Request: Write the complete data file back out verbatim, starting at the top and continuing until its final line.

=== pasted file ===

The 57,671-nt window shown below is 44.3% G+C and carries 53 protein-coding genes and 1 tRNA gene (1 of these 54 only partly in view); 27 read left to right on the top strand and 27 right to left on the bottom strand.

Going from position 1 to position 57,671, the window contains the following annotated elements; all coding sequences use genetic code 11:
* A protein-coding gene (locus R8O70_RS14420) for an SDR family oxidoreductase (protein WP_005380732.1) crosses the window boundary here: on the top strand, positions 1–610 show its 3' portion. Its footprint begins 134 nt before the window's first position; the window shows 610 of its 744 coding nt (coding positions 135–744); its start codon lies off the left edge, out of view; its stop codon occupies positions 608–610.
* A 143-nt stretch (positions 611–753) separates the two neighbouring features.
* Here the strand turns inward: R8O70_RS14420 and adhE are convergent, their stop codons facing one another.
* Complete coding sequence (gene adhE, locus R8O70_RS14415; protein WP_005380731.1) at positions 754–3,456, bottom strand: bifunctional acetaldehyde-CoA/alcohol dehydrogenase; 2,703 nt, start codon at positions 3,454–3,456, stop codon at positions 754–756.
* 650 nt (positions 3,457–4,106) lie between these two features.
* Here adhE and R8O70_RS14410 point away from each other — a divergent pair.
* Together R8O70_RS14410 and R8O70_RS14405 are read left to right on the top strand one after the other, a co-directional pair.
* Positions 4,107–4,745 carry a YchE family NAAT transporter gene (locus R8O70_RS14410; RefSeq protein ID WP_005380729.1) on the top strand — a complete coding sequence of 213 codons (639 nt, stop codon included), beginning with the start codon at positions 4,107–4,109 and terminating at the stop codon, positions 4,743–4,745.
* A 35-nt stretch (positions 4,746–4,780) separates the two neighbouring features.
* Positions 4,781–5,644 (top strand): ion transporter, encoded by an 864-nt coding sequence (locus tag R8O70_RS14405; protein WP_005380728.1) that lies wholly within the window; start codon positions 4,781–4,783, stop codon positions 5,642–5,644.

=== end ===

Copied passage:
The 57,671-nt window shown below is 44.3% G+C and carries 53 protein-coding genes and 1 tRNA gene (1 of these 54 only partly in view); 27 read left to right on the top strand and 27 right to left on the bottom strand.

Going from position 1 to position 57,671, the window contains the following annotated elements; all coding sequences use genetic code 11:
* A protein-coding gene (locus R8O70_RS14420) for an SDR family oxidoreductase (protein WP_005380732.1) crosses the window boundary here: on the top strand, positions 1–610 show its 3' portion. Its footprint begins 134 nt before the window's first position; the window shows 610 of its 744 coding nt (coding positions 135–744); its start codon lies off the left edge, out of view; its stop codon occupies positions 608–610.
* A 143-nt stretch (positions 611–753) separates the two neighbouring features.
* Here the strand turns inward: R8O70_RS14420 and adhE are convergent, their stop codons facing one another.
* Complete coding sequence (gene adhE, locus R8O70_RS14415; protein WP_005380731.1) at positions 754–3,456, bottom strand: bifunctional acetaldehyde-CoA/alcohol dehydrogenase; 2,703 nt, start codon at positions 3,454–3,456, stop codon at positions 754–756.
* 650 nt (positions 3,457–4,106) lie between these two features.
* Here adhE and R8O70_RS14410 point away from each other — a divergent pair.
* Together R8O70_RS14410 and R8O70_RS14405 are read left to right on the top strand one after the other, a co-directional pair.
* Positions 4,107–4,745 carry a YchE family NAAT transporter gene (locus R8O70_RS14410; RefSeq protein ID WP_005380729.1) on the top strand — a complete coding sequence of 213 codons (639 nt, stop codon included), beginning with the start codon at positions 4,107–4,109 and terminating at the stop codon, positions 4,743–4,745.
* A 35-nt stretch (positions 4,746–4,780) separates the two neighbouring features.
* Positions 4,781–5,644 (top strand): ion transporter, encoded by an 864-nt coding sequence (locus tag R8O70_RS14405; protein WP_005380728.1) that lies wholly within the window; start codon positions 4,781–4,783, stop codon positions 5,642–5,644.